Just 36 people to protect SA’s 144?000?km of cable

2014-05-02 00:00

TELKOM has 36 people to protect 144 000 km of cable in South Africa — enough copper to circle the earth three-and-a-half times.

That’s one person to prevent theft of copper line which could stretch the entire coastline of South Africa and Namibia.

Eskom has static guards at power stations and private security contracts to protect 400 000 km of power line — which is the distance to the moon.

Then there are the massive networks laid by Transnet, the municipalities, Prasa, and the mines — mostly, either strung between poles in the open, or buried without a protection a metre or two underground.

Every metre of this gigantic web of copper and aluminium is targeted by approximately 50 syndicates, hundreds of organised groups, and tens of thousands of opportunist thieves.

No one knows how much is taken every month.

And no one knows how much looted infrastructure contributes to the country’s R20 billion scrap metals industry.

The SAPS have no dedicated code to record cable theft, and the monthly barometer produced by the South African Chamber of Commerce and Industry serves largely as a trend measure, as it excludes municipalities and mines, dormant lines, and unreported thefts. The barometer recorded R11 million-worth of cable stolen from the major parastatals last month — 156 metric tons — which is 10% higher than March last year. Sacci noted that theft appeared to have stabilised at around R10 million per month.

But internal figures provided by Telkom shows that this parastatal alone lost twice this figure every month last year. And in a 2011 reply to Parliament, the Minister of Energy admitted that the cable theft security bill for Transnet was R10 million per month on its own.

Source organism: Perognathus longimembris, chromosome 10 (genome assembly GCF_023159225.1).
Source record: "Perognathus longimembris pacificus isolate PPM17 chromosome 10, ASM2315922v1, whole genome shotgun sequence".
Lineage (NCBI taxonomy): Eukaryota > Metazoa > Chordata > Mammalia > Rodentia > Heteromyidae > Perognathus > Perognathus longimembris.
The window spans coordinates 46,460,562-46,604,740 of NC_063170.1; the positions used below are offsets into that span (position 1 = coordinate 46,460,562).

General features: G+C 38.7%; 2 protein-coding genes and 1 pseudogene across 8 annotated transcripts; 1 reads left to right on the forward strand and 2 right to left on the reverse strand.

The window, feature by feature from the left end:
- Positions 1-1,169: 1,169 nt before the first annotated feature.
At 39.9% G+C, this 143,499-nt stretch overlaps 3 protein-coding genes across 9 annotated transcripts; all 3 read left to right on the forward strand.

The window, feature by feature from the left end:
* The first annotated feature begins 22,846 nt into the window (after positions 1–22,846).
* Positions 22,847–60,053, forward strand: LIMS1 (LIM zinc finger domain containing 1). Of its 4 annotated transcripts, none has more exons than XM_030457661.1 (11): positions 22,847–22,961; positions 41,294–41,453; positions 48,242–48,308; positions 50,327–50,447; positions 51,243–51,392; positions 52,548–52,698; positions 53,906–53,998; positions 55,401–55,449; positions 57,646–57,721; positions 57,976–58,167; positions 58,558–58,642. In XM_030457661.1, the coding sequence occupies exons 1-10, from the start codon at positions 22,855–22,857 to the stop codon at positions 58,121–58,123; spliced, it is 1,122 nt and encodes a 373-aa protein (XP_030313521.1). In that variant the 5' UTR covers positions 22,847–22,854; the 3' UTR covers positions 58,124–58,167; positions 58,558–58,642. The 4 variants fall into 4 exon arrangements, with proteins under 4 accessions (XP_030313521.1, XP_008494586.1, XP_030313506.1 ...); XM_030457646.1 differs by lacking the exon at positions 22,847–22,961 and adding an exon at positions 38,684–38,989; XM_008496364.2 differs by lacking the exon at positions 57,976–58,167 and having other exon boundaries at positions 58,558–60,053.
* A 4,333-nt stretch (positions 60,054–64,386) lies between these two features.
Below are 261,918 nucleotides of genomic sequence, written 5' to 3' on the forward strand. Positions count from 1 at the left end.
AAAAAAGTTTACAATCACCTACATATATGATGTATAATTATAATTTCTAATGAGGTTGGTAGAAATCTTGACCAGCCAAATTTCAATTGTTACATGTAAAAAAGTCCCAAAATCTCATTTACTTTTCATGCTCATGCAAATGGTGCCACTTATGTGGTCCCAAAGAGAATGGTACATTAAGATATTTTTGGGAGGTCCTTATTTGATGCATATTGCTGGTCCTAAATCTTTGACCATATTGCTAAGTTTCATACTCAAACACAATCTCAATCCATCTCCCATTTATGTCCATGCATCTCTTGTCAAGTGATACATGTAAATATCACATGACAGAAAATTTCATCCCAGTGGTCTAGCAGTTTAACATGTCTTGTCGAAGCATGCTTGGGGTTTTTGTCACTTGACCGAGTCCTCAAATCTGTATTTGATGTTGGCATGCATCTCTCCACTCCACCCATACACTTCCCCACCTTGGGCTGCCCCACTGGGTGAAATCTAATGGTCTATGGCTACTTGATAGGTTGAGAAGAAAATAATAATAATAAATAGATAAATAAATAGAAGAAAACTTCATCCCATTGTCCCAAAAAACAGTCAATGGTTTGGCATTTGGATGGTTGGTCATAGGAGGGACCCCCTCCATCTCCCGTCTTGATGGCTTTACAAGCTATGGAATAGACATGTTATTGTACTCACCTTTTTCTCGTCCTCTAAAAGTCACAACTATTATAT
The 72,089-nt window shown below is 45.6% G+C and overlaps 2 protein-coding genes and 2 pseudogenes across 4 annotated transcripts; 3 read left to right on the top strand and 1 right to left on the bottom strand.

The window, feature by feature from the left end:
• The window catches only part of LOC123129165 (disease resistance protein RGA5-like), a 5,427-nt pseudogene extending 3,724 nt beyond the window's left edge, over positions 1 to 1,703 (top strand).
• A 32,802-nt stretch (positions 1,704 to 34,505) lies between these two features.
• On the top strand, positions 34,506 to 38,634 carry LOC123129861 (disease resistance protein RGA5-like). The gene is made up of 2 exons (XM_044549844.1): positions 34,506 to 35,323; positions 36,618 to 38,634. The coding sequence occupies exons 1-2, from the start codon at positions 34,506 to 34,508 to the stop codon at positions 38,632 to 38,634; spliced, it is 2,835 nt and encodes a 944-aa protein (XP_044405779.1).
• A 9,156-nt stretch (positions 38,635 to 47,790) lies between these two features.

However — using provincial figures from parastatals and utilities and excluding minor thefts — The Witness has established that there are approximately 120 thefts of cable infrastructure every day in South Africa.

Business Against Crime keeps accurate figures for all thefts above R1 000 in the Western Cape. Its infrastructure risk expert there, Billy Laubscher, said there were 596 such thefts in February, up from 570 in November — or roughly 20 per day for the province.

In KZN, eThekwini Electricity and Telkom both record five reported thefts daily, and Prasa reportedly has a similar number of incidents. Until a major syndicate arrest in December, “big cable” — like Eskom’s 88 000 volt pylon lines — was stolen twice each week in KZN.

Eskom’s veteran cable theft expert, Leon Van den Berg, said the parastatal was losing R35 million-worth of cable each year, and Maboe Maphaka, head of risk for Eskom, has estimated the total annual cost to Eskom at R400 million.

But hardest hit is Telkom, which spent R248 million last year in replacement costs alone, according to its Durban risk manager Marius van der Westhuizen.

Eskom did not provide The Witness with replacement cost figures.

But Eskom technicians testifying in appeals court cases have consistently stated that the replacement costs for stolen conductors are ten times higher than the value of the cables themselves.

Most experts cite the same estimate for the total cost to South Africa’s economy — R10 billion — but Simi Pillay-van Graan, head of Business Against Crime, said “the cost is really much higher even than that”.

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